Note those of you that are browsing the code now while reading this my come across directories and files that are not currently called by the main script, such as [~/functions/whonix/] directory and a few others, these are script parts that have yet to be incorporated and serve as a reminder to myself of where to pick up on each application when coming back to it to make more additions. Some are more fleshed out than others but most are not functional just yet. Additionally there's a directory in the root of the repo named [/scriptlets/] the scripts contained here are for the most part functional but not really needed in the main script runtime.

Here are some example commands to get everyone started;
bash Sandcastle.sh -h=Install_Apt
- Print help documentation on function named "Install_Apt" and exit. Additionally multiple functions maybe inspected before exit via
bash Sandcastle.sh -h=Install_Apt,Arg_checker
~ or via
bash Sandcastle.sh -h='Install_Apt Arg_checker'
~ note the [-h=some_function] is the same as [--help=some_function], all the options written so far support long or short hand ways of asgning values, and most have the ability to parse through lists of values and a few have sub options within.

bash Sandcastle.sh -vf=client_torinstall_vars.sh
- Tor client with DNS server to aid in preventing DNS leaks via variable/configuration file. Note more than one file maybe loaded if you wish to keep things organized that way, just separate files like so [-vf=variable_file_one.sh,variable_file_two.sh,variable_file_three.sh]. The above is much like the following but with less commands to process.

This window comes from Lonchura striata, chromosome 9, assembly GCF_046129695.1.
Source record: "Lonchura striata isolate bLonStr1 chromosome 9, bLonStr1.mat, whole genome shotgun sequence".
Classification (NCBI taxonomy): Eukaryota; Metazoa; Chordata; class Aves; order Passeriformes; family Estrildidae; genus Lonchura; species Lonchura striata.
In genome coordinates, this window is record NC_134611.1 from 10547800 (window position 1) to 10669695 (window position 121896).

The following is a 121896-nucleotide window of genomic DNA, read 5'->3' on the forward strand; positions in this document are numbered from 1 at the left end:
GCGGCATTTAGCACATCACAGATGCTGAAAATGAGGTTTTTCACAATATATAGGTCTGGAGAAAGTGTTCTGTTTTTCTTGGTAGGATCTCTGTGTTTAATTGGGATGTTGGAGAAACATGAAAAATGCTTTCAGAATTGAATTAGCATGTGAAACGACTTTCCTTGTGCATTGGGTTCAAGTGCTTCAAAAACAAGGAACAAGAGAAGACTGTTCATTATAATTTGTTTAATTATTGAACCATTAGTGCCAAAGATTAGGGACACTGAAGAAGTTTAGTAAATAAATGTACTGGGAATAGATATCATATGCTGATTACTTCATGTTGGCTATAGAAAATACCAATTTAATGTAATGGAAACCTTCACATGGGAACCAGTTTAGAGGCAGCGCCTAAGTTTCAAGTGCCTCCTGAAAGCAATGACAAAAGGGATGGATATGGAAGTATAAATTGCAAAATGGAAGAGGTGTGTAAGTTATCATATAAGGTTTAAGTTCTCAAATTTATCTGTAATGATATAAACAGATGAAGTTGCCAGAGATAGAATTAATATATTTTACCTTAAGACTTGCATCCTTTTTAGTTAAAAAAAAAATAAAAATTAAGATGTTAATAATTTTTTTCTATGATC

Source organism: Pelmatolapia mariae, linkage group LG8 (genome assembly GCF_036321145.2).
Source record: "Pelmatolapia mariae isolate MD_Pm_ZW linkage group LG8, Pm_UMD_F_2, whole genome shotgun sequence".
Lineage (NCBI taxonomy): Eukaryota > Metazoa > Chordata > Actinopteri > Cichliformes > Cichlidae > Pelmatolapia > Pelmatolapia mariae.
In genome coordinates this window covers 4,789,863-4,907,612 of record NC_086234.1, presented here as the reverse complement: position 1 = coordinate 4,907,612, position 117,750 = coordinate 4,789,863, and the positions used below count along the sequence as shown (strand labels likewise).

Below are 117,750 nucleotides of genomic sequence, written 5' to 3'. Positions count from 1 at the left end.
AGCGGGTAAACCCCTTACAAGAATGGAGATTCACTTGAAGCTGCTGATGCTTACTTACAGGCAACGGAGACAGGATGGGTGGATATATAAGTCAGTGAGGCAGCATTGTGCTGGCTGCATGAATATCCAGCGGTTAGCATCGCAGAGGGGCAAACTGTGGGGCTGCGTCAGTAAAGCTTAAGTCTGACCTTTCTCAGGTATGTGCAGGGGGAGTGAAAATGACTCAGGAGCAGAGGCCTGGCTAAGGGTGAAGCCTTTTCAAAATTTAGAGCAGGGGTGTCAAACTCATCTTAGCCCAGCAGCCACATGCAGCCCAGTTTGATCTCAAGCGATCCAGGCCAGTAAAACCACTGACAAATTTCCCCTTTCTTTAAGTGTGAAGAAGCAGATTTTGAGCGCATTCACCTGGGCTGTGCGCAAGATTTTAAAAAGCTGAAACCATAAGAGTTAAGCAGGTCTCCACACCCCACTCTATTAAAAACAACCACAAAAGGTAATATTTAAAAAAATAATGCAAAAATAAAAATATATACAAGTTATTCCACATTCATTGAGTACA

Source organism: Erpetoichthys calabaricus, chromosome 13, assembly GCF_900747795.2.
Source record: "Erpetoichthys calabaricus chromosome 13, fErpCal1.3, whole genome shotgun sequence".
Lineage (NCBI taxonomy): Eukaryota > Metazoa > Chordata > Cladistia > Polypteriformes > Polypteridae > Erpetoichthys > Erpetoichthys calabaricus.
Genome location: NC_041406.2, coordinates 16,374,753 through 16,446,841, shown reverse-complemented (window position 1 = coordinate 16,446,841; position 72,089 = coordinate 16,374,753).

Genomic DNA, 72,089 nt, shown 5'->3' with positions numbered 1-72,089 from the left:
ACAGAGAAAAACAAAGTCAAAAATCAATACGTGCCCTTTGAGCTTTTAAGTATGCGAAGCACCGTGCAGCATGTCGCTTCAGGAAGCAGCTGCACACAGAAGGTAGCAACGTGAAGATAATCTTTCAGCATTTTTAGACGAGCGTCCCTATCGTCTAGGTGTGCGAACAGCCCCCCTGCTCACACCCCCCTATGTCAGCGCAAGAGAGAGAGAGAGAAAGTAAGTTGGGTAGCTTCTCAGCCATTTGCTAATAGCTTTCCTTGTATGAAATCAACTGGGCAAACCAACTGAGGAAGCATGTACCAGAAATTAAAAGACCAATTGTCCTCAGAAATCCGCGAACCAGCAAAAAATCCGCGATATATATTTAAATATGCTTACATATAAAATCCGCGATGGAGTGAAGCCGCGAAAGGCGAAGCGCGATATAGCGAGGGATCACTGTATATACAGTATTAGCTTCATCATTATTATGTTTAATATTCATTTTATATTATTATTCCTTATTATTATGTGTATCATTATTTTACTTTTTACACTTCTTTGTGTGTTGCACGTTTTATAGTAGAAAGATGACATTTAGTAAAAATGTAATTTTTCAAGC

bash Sandcastle.sh -A=tor,privoxy,squid,bind -C=8 -T=client -I=aptget

bash Sandcastle.sh -A=tor,privoxy,squid,bind -C=8 -T=client,service -TST=auth:ssh -I=aptget
-Tor a client plus hidden ssh server that also has Tor auth-tocken required to prevent script bots from easily achieving a connection; will configure two start/stop scripts, one for your client connections [/etc/init.d/tor_client] and one for your ssh server [/etc/init.d/tor_auth_ssh]. You'll end up with start/stop scripts for Tor named [tor_client] and [tor_auth_ssh] under [/etc/init.d/] directory and for Privoxy, Squid and Bind the start/stop scripts' names will be unchanged, however, if previously installed these files will be backed up prior to overwriting.

bash Sandcastle.sh -A=tor,privoxy,squid,bind -C=8 -T=client -OSP=22 -SHN=hidden_ssh_server -SHD=domain.onion -HAC='hidden_auth_token with quotes if spaces are present' -I=aptget
- Tor client plus hidden ssh client to hidden Tor authenticated ssh server made above. Note [-HAC=...] is only required if connecting to an ssh server using Tor and authorization tokens, additionally this may be used to connect to non-[.onion] domains too. Not only will you have a shiny new [tor_client] start/stop script under [/etc/init.d/] directory, you'll also have a custom [ssh_config] made under [/home/${USER}/.ssh/] directory (the user variable is set by [ : ${USER?} ] quarry near the beginning of script run time) and as always original files if present will be backed up.